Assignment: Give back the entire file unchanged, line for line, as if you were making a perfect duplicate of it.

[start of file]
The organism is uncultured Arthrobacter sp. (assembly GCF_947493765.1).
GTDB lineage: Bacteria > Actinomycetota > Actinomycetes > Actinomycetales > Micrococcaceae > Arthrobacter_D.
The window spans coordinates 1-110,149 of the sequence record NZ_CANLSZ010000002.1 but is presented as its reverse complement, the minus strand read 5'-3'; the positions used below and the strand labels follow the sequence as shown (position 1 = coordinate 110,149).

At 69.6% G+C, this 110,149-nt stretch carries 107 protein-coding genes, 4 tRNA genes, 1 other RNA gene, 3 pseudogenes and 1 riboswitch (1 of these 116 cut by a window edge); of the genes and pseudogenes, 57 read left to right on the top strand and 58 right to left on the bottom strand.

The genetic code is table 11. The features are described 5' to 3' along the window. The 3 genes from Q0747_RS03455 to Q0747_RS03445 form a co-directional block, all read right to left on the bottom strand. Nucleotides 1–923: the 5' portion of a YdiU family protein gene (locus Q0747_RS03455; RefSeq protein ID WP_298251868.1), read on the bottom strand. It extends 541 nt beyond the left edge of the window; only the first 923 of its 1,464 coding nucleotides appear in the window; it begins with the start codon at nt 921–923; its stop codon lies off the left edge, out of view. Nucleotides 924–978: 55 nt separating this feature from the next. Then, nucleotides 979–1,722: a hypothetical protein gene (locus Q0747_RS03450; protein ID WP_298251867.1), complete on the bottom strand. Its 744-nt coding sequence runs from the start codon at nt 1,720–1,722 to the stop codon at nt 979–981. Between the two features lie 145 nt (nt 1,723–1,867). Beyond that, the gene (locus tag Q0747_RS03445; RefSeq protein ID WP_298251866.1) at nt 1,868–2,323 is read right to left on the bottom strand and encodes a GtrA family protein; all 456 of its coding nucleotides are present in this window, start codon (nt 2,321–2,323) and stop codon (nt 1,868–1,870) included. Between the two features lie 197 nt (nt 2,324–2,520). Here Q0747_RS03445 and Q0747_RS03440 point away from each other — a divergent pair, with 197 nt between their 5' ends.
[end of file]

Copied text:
The organism is uncultured Arthrobacter sp. (assembly GCF_947493765.1).
GTDB lineage: Bacteria > Actinomycetota > Actinomycetes > Actinomycetales > Micrococcaceae > Arthrobacter_D.
The window spans coordinates 1-110,149 of the sequence record NZ_CANLSZ010000002.1 but is presented as its reverse complement, the minus strand read 5'-3'; the positions used below and the strand labels follow the sequence as shown (position 1 = coordinate 110,149).

At 69.6% G+C, this 110,149-nt stretch carries 107 protein-coding genes, 4 tRNA genes, 1 other RNA gene, 3 pseudogenes and 1 riboswitch (1 of these 116 cut by a window edge); of the genes and pseudogenes, 57 read left to right on the top strand and 58 right to left on the bottom strand.

The genetic code is table 11. The features are described 5' to 3' along the window. The 3 genes from Q0747_RS03455 to Q0747_RS03445 form a co-directional block, all read right to left on the bottom strand. Nucleotides 1–923: the 5' portion of a YdiU family protein gene (locus Q0747_RS03455; RefSeq protein ID WP_298251868.1), read on the bottom strand. It extends 541 nt beyond the left edge of the window; only the first 923 of its 1,464 coding nucleotides appear in the window; it begins with the start codon at nt 921–923; its stop codon lies off the left edge, out of view. Nucleotides 924–978: 55 nt separating this feature from the next. Then, nucleotides 979–1,722: a hypothetical protein gene (locus Q0747_RS03450; protein ID WP_298251867.1), complete on the bottom strand. Its 744-nt coding sequence runs from the start codon at nt 1,720–1,722 to the stop codon at nt 979–981. Between the two features lie 145 nt (nt 1,723–1,867). Beyond that, the gene (locus tag Q0747_RS03445; RefSeq protein ID WP_298251866.1) at nt 1,868–2,323 is read right to left on the bottom strand and encodes a GtrA family protein; all 456 of its coding nucleotides are present in this window, start codon (nt 2,321–2,323) and stop codon (nt 1,868–1,870) included. Between the two features lie 197 nt (nt 2,324–2,520). Here Q0747_RS03445 and Q0747_RS03440 point away from each other — a divergent pair, with 197 nt between their 5' ends.